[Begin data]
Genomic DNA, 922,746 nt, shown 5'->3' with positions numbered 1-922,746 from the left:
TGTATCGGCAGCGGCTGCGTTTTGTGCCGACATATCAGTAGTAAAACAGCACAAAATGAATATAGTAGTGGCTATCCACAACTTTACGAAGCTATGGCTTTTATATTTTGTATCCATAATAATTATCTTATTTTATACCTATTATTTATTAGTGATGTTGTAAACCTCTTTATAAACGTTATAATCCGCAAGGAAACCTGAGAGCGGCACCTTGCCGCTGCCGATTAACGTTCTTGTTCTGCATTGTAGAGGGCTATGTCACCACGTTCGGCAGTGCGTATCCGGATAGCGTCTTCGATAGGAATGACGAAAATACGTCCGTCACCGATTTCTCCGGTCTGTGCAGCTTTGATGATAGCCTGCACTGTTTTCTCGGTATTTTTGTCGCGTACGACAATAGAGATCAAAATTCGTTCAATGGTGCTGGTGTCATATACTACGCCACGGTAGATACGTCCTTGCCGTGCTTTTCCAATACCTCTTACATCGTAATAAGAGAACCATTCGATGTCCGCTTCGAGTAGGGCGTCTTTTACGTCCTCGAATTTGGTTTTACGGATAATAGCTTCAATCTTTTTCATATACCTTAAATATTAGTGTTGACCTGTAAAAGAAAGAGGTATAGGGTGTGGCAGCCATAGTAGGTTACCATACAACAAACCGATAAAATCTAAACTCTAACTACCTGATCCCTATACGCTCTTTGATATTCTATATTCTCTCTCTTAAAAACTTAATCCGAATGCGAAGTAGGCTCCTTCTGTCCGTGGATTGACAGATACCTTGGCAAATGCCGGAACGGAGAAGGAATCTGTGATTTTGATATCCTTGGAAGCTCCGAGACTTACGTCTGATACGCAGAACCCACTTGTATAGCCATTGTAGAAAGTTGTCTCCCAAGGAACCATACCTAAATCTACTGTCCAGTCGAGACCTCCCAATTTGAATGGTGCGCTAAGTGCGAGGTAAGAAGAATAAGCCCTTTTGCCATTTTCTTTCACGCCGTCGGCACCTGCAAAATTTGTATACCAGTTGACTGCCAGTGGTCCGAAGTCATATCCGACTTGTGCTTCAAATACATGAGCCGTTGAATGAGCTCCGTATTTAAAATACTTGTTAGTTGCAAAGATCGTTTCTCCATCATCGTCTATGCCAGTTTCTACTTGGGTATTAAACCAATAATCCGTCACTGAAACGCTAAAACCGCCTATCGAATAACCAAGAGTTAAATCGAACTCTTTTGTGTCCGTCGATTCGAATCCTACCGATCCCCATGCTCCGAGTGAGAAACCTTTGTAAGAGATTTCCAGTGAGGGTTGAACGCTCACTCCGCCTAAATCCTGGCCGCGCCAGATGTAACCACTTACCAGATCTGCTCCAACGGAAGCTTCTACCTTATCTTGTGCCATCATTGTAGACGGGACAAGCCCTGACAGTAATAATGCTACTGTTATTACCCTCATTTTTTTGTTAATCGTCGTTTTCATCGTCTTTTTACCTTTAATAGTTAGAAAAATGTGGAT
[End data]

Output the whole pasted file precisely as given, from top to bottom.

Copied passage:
Genomic DNA, 922,746 nt, shown 5'->3' with positions numbered 1-922,746 from the left:
TGTATCGGCAGCGGCTGCGTTTTGTGCCGACATATCAGTAGTAAAACAGCACAAAATGAATATAGTAGTGGCTATCCACAACTTTACGAAGCTATGGCTTTTATATTTTGTATCCATAATAATTATCTTATTTTATACCTATTATTTATTAGTGATGTTGTAAACCTCTTTATAAACGTTATAATCCGCAAGGAAACCTGAGAGCGGCACCTTGCCGCTGCCGATTAACGTTCTTGTTCTGCATTGTAGAGGGCTATGTCACCACGTTCGGCAGTGCGTATCCGGATAGCGTCTTCGATAGGAATGACGAAAATACGTCCGTCACCGATTTCTCCGGTCTGTGCAGCTTTGATGATAGCCTGCACTGTTTTCTCGGTATTTTTGTCGCGTACGACAATAGAGATCAAAATTCGTTCAATGGTGCTGGTGTCATATACTACGCCACGGTAGATACGTCCTTGCCGTGCTTTTCCAATACCTCTTACATCGTAATAAGAGAACCATTCGATGTCCGCTTCGAGTAGGGCGTCTTTTACGTCCTCGAATTTGGTTTTACGGATAATAGCTTCAATCTTTTTCATATACCTTAAATATTAGTGTTGACCTGTAAAAGAAAGAGGTATAGGGTGTGGCAGCCATAGTAGGTTACCATACAACAAACCGATAAAATCTAAACTCTAACTACCTGATCCCTATACGCTCTTTGATATTCTATATTCTCTCTCTTAAAAACTTAATCCGAATGCGAAGTAGGCTCCTTCTGTCCGTGGATTGACAGATACCTTGGCAAATGCCGGAACGGAGAAGGAATCTGTGATTTTGATATCCTTGGAAGCTCCGAGACTTACGTCTGATACGCAGAACCCACTTGTATAGCCATTGTAGAAAGTTGTCTCCCAAGGAACCATACCTAAATCTACTGTCCAGTCGAGACCTCCCAATTTGAATGGTGCGCTAAGTGCGAGGTAAGAAGAATAAGCCCTTTTGCCATTTTCTTTCACGCCGTCGGCACCTGCAAAATTTGTATACCAGTTGACTGCCAGTGGTCCGAAGTCATATCCGACTTGTGCTTCAAATACATGAGCCGTTGAATGAGCTCCGTATTTAAAATACTTGTTAGTTGCAAAGATCGTTTCTCCATCATCGTCTATGCCAGTTTCTACTTGGGTATTAAACCAATAATCCGTCACTGAAACGCTAAAACCGCCTATCGAATAACCAAGAGTTAAATCGAACTCTTTTGTGTCCGTCGATTCGAATCCTACCGATCCCCATGCTCCGAGTGAGAAACCTTTGTAAGAGATTTCCAGTGAGGGTTGAACGCTCACTCCGCCTAAATCCTGGCCGCGCCAGATGTAACCACTTACCAGATCTGCTCCAACGGAAGCTTCTACCTTATCTTGTGCCATCATTGTAGACGGGACAAGCCCTGACAGTAATAATGCTACTGTTATTACCCTCATTTTTTTGTTAATCGTCGTTTTCATCGTCTTTTTACCTTTAATAGTTAGAAAAATGTGGAT